you

would root out everything that is valuable in the human breast.

Wise men will apply their remedies to vices, not to names; to the causes of evil which are permanent, not the occasional organs by which they act, and the transitory modes in which they appear.

BURKE.

LARGE and comprehensive views, the connection of causes and effects, the steady though often slow and at the time unperceived influence of general principles; habits of calm specu

* Gibbon observes “that the reign of Antoninus is marked by the rare advantage of furnishing very few materials for history, which is indeed little more than the register of the crimes, follies, and misfortunes of mankind.

Decline and Fall, Chap. III.

lation, of foresight, of deliberative and providing wisdom; these are the lessons of instruction, and these the best advantages to be gained by the contemplation of history, and it is to these that the ambition of an historical student should be at all events directed.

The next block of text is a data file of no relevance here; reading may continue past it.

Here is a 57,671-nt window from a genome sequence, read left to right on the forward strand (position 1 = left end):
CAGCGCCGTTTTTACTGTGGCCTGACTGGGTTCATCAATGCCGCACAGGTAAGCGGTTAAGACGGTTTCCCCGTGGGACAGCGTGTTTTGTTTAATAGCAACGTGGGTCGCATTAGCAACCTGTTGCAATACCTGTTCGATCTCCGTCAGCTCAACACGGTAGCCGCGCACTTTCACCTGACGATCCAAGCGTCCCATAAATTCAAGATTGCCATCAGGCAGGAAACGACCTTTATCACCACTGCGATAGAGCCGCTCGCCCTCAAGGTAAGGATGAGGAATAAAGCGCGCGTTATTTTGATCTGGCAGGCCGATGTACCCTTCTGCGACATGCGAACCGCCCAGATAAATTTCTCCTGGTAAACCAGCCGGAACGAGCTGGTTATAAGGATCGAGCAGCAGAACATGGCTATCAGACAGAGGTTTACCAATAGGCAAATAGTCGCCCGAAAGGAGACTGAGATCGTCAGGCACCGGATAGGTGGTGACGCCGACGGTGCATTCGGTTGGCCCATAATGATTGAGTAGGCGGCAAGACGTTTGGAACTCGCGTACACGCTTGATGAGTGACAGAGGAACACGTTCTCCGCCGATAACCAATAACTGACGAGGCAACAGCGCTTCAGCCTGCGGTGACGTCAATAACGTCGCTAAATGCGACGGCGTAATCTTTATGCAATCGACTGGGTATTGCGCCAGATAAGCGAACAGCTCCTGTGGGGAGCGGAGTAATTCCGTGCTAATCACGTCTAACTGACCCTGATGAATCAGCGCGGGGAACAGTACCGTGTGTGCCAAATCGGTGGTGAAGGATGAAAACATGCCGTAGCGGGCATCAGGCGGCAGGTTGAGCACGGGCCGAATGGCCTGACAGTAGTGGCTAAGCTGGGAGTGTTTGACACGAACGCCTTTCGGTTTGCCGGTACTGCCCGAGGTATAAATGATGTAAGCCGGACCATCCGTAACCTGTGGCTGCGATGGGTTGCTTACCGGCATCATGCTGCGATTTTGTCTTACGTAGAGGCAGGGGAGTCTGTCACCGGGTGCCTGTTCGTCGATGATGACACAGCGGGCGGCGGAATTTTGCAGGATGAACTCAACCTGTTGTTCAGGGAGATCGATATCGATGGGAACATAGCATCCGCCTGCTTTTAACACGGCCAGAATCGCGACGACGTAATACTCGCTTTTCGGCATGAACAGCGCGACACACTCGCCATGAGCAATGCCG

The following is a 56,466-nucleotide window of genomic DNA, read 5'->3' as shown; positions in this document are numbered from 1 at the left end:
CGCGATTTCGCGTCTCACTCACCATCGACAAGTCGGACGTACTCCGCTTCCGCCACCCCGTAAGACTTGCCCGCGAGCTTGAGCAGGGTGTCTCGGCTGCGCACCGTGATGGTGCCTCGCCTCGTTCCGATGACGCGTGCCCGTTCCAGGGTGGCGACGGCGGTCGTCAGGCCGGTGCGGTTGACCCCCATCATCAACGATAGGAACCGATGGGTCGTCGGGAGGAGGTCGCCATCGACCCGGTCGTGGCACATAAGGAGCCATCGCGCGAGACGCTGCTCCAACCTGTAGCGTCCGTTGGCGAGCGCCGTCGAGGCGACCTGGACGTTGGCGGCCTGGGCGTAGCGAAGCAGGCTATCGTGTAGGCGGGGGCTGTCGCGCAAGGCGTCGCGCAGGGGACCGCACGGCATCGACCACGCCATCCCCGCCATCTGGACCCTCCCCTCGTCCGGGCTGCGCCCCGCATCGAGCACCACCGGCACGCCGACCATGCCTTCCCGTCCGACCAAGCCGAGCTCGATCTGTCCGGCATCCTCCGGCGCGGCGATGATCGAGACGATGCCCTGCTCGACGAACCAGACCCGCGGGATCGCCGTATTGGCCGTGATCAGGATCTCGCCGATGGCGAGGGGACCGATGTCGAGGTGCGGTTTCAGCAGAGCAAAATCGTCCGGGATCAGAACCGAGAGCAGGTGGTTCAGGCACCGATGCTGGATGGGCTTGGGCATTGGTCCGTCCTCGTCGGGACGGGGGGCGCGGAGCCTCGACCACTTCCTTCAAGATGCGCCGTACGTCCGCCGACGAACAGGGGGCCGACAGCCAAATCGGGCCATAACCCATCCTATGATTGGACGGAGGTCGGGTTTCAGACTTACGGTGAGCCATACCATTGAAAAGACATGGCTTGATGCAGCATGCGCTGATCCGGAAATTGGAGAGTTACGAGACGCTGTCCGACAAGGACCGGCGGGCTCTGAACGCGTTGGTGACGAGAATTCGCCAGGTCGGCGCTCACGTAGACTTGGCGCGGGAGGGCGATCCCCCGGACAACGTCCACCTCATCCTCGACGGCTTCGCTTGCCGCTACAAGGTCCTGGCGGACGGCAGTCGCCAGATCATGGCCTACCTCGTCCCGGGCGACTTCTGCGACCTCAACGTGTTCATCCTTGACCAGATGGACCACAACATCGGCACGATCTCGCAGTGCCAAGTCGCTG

SMYTH. Lectures on Modern History.

MUSIC.

a

Ferdinand. WHERE should this musick be? i the air, or the

earth?
It sounds no more, and sure it waits upon
Some god of the island. Sitting on a bank,
Weeping again the king my father's wreck,
This music crept by me upon the waters ;
Allaying both their fury and my passion,
With its sweet air.

The Tempest, Act I.

Nor had they waited
For many moments, ere their ears were sated
With a faint breath of music, which even then
Fill'd out its voice, and died away again.
Within a little space again it gave
Its airy swellings, with a gentle wave,
To light hung leaves, in smoothest echoes breaking, *
Thro' copse-clad valleys,-ere their death o'ertaking
The surgy murmurs of the lonely sea.

KEATS. Endymion, Book I.
AND as I wake, sweet music, breathe
Above, about, or underneath,
Sent by some spirit to mortals good,
Or the unseen genius of the wood.